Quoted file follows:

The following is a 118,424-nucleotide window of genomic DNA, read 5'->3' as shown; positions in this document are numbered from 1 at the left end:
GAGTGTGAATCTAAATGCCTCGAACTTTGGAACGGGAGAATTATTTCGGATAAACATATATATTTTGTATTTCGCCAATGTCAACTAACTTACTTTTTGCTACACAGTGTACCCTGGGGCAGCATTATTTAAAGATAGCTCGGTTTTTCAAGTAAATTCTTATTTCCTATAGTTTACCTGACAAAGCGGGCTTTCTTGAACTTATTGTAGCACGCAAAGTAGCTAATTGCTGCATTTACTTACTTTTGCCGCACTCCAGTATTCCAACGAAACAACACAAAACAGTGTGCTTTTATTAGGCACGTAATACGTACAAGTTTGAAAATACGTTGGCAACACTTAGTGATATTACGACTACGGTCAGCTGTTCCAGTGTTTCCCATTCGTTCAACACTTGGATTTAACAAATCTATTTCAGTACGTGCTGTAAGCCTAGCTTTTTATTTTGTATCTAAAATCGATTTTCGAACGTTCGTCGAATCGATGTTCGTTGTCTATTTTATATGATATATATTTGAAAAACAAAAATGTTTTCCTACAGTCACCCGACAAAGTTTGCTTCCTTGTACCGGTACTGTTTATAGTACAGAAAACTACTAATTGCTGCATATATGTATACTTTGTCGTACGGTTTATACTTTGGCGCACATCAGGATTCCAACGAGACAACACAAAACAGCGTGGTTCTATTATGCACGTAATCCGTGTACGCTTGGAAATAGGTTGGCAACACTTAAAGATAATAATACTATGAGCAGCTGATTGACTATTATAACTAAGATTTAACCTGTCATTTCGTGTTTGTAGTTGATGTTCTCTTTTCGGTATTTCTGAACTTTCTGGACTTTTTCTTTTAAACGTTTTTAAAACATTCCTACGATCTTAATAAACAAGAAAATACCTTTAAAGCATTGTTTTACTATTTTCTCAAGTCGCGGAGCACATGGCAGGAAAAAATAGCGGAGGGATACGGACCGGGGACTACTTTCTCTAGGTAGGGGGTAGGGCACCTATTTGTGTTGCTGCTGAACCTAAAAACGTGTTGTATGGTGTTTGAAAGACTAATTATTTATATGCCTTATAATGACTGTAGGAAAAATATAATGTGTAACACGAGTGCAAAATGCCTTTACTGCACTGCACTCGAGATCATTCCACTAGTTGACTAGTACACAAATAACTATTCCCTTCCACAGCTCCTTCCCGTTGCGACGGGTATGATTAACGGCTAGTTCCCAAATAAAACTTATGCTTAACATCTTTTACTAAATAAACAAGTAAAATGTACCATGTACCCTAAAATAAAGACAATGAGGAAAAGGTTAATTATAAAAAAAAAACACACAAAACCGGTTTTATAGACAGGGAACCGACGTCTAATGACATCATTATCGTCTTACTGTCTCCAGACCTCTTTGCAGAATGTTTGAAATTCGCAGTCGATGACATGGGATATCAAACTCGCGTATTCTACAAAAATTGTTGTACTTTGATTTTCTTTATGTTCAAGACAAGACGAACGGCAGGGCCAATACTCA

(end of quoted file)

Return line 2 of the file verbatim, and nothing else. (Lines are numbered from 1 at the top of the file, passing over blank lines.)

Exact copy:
GAGTGTGAATCTAAATGCCTCGAACTTTGGAACGGGAGAATTATTTCGGATAAACATATATATTTTGTATTTCGCCAATGTCAACTAACTTACTTTTTGCTACACAGTGTACCCTGGGGCAGCATTATTTAAAGATAGCTCGGTTTTTCAAGTAAATTCTTATTTCCTATAGTTTACCTGACAAAGCGGGCTTTCTTGAACTTATTGTAGCACGCAAAGTAGCTAATTGCTGCATTTACTTACTTTTGCCGCACTCCAGTATTCCAACGAAACAACACAAAACAGTGTGCTTTTATTAGGCACGTAATACGTACAAGTTTGAAAATACGTTGGCAACACTTAGTGATATTACGACTACGGTCAGCTGTTCCAGTGTTTCCCATTCGTTCAACACTTGGATTTAACAAATCTATTTCAGTACGTGCTGTAAGCCTAGCTTTTTATTTTGTATCTAAAATCGATTTTCGAACGTTCGTCGAATCGATGTTCGTTGTCTATTTTATATGATATATATTTGAAAAACAAAAATGTTTTCCTACAGTCACCCGACAAAGTTTGCTTCCTTGTACCGGTACTGTTTATAGTACAGAAAACTACTAATTGCTGCATATATGTATACTTTGTCGTACGGTTTATACTTTGGCGCACATCAGGATTCCAACGAGACAACACAAAACAGCGTGGTTCTATTATGCACGTAATCCGTGTACGCTTGGAAATAGGTTGGCAACACTTAAAGATAATAATACTATGAGCAGCTGATTGACTATTATAACTAAGATTTAACCTGTCATTTCGTGTTTGTAGTTGATGTTCTCTTTTCGGTATTTCTGAACTTTCTGGACTTTTTCTTTTAAACGTTTTTAAAACATTCCTACGATCTTAATAAACAAGAAAATACCTTTAAAGCATTGTTTTACTATTTTCTCAAGTCGCGGAGCACATGGCAGGAAAAAATAGCGGAGGGATACGGACCGGGGACTACTTTCTCTAGGTAGGGGGTAGGGCACCTATTTGTGTTGCTGCTGAACCTAAAAACGTGTTGTATGGTGTTTGAAAGACTAATTATTTATATGCCTTATAATGACTGTAGGAAAAATATAATGTGTAACACGAGTGCAAAATGCCTTTACTGCACTGCACTCGAGATCATTCCACTAGTTGACTAGTACACAAATAACTATTCCCTTCCACAGCTCCTTCCCGTTGCGACGGGTATGATTAACGGCTAGTTCCCAAATAAAACTTATGCTTAACATCTTTTACTAAATAAACAAGTAAAATGTACCATGTACCCTAAAATAAAGACAATGAGGAAAAGGTTAATTATAAAAAAAAAACACACAAAACCGGTTTTATAGACAGGGAACCGACGTCTAATGACATCATTATCGTCTTACTGTCTCCAGACCTCTTTGCAGAATGTTTGAAATTCGCAGTCGATGACATGGGATATCAAACTCGCGTATTCTACAAAAATTGTTGTACTTTGATTTTCTTTATGTTCAAGACAAGACGAACGGCAGGGCCAATACTCA